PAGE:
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awk removing data before or after a pattern

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Old 08-08-2010
BeefStu BeefStu is offline
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awk removing data before or after a pattern

I have the following data:

01:00:00 29 10 20 41
01:20:00 18 6 34 42
01:40:00 28 5 24 43
02:00:01 11 7 8 74
02:20:01 19 15 12 54
02:40:01 1 4 0 95
03:00:01 1 3 0 96
03:20:01 0 0 0 99
03:40:01 1 2 0 97

First I want to remove all data after a certain pattern, Ie 03:00 sp this
should leave me with the following results

01:00:00 29 10 20 41
01:20:00 18 6 34 42
01:40:00 28 5 24 43
02:00:01 11 7 8 74
02:20:01 19 15 12 54
02:40:01 1 4 0 95
03:00:01 1 3 0 96


Secondly I would also like to know how to remove all before the pattern
so this should leave me with the following results.

03:00:01 1 3 0 96
03:20:01 0 0 0 99
03:40:01 1 2 0 97

Note: Both these statements not be run at the same time.

Thanks to all who answer.
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Old 08-08-2010
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Removing after pattern:
Code:
awk '!p;/^03:00/{p=1}' file

Removing before pattern:
Code:
awk '/^03:00/{p=1}p' file

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Old 08-08-2010
agama agama is offline Forum Advisor  
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This is one way to accomplish what you need; may not be the most efficient, but is easy to understand. It will do both 'drop before' and 'drop after' functions. I've set it up to match strings, not patterns, if you truly need to match patterns, use the match() function in awk rather than index().


Code:
#!/usr/bin/env ksh

# parms:        $1 -- before string; all records before matching this string are dropped
#                       If this is "none" then all records until the after string is matched are kept
#               $2 -- after string; all records after this string are dropped.

awk -v toss_before="${1:-none}" -v toss_after="$2" '
        BEGIN {
                if( toss_before == "none" )     # keep everything from the start
                        snarf = 1;
                else
                        snarf = 0;              # must wait until we see toss_before to start keeping data
        }

        {
                if( snarf ) 
                {
                        printf( "%s\n", $0 );           # print if snarfing 

                        if( toss_after && index( $0, toss_after ) )     # check to see if this has the end string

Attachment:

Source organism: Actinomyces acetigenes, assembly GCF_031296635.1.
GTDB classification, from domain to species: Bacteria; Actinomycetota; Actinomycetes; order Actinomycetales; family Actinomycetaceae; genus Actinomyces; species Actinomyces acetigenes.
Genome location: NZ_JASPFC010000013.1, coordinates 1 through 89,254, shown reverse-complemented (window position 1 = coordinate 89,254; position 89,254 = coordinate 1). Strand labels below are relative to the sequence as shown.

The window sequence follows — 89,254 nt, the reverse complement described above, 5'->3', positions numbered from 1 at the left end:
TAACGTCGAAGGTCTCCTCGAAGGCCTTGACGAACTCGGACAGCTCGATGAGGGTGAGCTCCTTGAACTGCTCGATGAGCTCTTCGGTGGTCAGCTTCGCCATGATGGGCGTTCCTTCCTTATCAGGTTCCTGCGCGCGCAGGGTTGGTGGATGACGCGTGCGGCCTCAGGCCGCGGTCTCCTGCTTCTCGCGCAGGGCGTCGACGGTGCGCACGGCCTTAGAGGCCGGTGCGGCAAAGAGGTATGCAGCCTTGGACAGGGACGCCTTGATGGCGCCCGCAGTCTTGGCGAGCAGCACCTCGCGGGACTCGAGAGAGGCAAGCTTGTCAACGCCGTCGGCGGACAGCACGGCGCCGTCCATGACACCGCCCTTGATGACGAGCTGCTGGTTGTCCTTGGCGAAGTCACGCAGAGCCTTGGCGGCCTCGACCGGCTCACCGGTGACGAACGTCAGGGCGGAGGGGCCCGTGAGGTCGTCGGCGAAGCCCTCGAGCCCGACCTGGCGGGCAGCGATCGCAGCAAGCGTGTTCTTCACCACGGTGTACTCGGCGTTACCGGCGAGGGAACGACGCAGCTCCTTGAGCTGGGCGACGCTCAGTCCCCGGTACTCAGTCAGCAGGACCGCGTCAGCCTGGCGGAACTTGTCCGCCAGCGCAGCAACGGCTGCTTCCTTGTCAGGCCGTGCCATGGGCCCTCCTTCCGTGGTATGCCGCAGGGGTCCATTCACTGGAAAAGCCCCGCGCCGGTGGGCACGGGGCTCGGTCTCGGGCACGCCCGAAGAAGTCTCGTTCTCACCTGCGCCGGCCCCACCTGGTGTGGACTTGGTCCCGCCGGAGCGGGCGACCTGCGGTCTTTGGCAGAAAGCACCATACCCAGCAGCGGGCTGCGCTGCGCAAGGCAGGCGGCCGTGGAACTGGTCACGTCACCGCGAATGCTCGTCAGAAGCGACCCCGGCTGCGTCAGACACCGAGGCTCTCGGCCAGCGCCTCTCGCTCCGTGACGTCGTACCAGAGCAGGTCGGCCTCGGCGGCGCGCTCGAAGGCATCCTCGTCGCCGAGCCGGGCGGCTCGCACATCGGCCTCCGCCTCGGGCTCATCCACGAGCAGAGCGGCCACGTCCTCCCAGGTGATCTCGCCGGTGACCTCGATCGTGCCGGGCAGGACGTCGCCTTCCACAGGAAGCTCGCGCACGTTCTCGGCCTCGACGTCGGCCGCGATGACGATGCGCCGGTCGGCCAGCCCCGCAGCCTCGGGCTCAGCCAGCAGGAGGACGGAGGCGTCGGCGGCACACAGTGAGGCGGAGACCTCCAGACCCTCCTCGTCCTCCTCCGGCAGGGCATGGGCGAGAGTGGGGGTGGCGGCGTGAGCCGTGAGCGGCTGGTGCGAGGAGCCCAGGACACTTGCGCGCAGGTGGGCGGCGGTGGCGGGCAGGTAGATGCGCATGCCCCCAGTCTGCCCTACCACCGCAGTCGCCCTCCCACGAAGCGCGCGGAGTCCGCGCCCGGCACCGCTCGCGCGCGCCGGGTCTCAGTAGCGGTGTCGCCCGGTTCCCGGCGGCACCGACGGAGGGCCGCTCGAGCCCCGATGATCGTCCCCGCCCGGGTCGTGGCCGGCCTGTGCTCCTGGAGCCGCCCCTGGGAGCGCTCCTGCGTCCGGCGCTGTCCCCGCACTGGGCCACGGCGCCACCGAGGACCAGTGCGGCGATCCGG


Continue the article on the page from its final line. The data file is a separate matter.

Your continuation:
exit( 0 );
                }
                else                                    # not snarfing, see if this is the start string
                {
                        if( index( $0, toss_before ) )
                        {
                                printf( "%s\n", $0 );
                                snarf = 1;
                        }
                }
        }
'

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Old 08-08-2010
gvj gvj is offline
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Quote:
Originally Posted by bartus11 View Post
Removing after pattern:
Code:
awk '!p;/^03:00/{p=1}' file

Removing before pattern:
Code:
awk '/^03:00/{p=1}p' file


Could you pls explain why it is working?? its seems interesting. I knw the basis of awk but how this printing is happening by assigning one variable ? is it due to some special variable like $_ in perl??
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Old 08-08-2010
agama agama is offline Forum Advisor  
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Quote:
Originally Posted by gvj View Post
Could you pls explain why it is working??
His script is taking advantage of the fact that if the action part of a pattern-action pair is missing, the action {print;} is assumed. Further, !p is the same as saying 'p == 0' in the pattern portion of the statement. The value of an undefined variable is either 0 or "" depending on how it is used. To write the script in 'long form' might make more sense to you:


Code:
awk ' 
BEGIN { p = 0;}
p == 0 { print; }       # pattern not matched; print  (!p;)
/^03:00/ { p = 1; }  # pattern is matched, stop printing (exit(0) would be more efficient)
' file

Similarly, printing everything after the pattern line:

Code:
BEGIN { p = 0;}
/^03:00/ { p = 1; }  # pattern is matched, allow printing
p != 0 { print; }       # p;  in the original script
' file

The Following User Says Thank You to agama For This Useful Post:
gvj (08-09-2010)
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Old 08-08-2010
kurumi kurumi is offline
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Code:
sed -n '1,/03:00/p' file


Code:
sed -n '/03:00/,$p' file

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Old 08-08-2010
rdcwayx rdcwayx is offline Forum Advisor  
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Code:
awk '$1<"03:00:00"' urfile


Code:
awk '$1>="03:00:00"' urfile

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